In the "encounter," the body-mind-world is the forgotten but promised land. The memory of this forgotten land hides in our primordial anxiety, our longing for home. Without so much as a wink, the body as the evanescent is forgotten and paradise is lost. We then come upon a strange world that must be thought to know its "nature." Parmenides saw to that. He opened the methodos, the path, that claimed being is known by thought. Thought cannot reclaim that which is lost. Thought, as the belief that it can reflect, mirror, capture, or know the "what is," is an ever alienating movement to know the evanescent in the still. Thought then becomes incarnate belief in the encounter. "I come to being as the still," the still that becomes framed in ideas. Vision, as Aristotle knew, can only capture what does not move, what does not become.

Monday, May 28, 2018

Some notes on karma, novelty, change, and free will

This vectorial nature of (phenomenal) experience is intentional, i.e., meaningful present acts aim toward and determine meaningful future experience.* The unique, incarnate, and meaningful circumstances of each present moment are what makes a qualitative change in future experience possible.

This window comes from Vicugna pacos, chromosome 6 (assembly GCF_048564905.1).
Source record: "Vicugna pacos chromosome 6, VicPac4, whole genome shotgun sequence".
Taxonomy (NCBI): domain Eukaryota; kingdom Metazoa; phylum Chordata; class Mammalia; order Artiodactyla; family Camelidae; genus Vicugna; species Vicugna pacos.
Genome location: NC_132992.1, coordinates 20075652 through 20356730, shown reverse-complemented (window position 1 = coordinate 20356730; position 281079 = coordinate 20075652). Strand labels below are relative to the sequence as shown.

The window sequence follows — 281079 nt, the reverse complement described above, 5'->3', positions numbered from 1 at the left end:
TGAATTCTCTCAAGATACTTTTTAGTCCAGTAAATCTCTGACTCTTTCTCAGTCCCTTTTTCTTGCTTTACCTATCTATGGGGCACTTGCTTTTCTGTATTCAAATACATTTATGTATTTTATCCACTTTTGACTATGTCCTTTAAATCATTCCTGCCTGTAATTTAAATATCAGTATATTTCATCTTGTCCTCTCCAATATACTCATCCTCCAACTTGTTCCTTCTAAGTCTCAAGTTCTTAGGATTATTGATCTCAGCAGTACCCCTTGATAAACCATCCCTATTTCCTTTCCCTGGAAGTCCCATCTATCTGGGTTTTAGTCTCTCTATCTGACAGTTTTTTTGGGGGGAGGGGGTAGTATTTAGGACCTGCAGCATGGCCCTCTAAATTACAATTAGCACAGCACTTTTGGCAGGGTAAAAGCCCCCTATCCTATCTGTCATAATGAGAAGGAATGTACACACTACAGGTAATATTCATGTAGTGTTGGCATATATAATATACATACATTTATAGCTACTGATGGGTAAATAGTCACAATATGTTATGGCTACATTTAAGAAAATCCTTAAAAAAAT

In this depiction of the structural continuum of experience, what some Buddhists refer to as the mental continuum (a problematic translation), there is no room for free will. If there were free will it would require input from a willing agent. This agent, a self, possessing such a will, would of necessity be unconditioned by the past and have the capability to make decisions without relying on input from the past or present circumstances or a conceivable future which would also be free of any input from the past in any conception of a future. This agent would be free of all conditioned imperatives even those which demanded the next breath. Such an agent excludes the existence of a memory in any conception of the time in which and for which a decision had to be made. One is exhausted by any attempt to even conceive of an unconditioned agent possessing free will let alone making decisions...





*This movement is 

Sunday, May 27, 2018

On the Manifest and the Unmanifest...short takes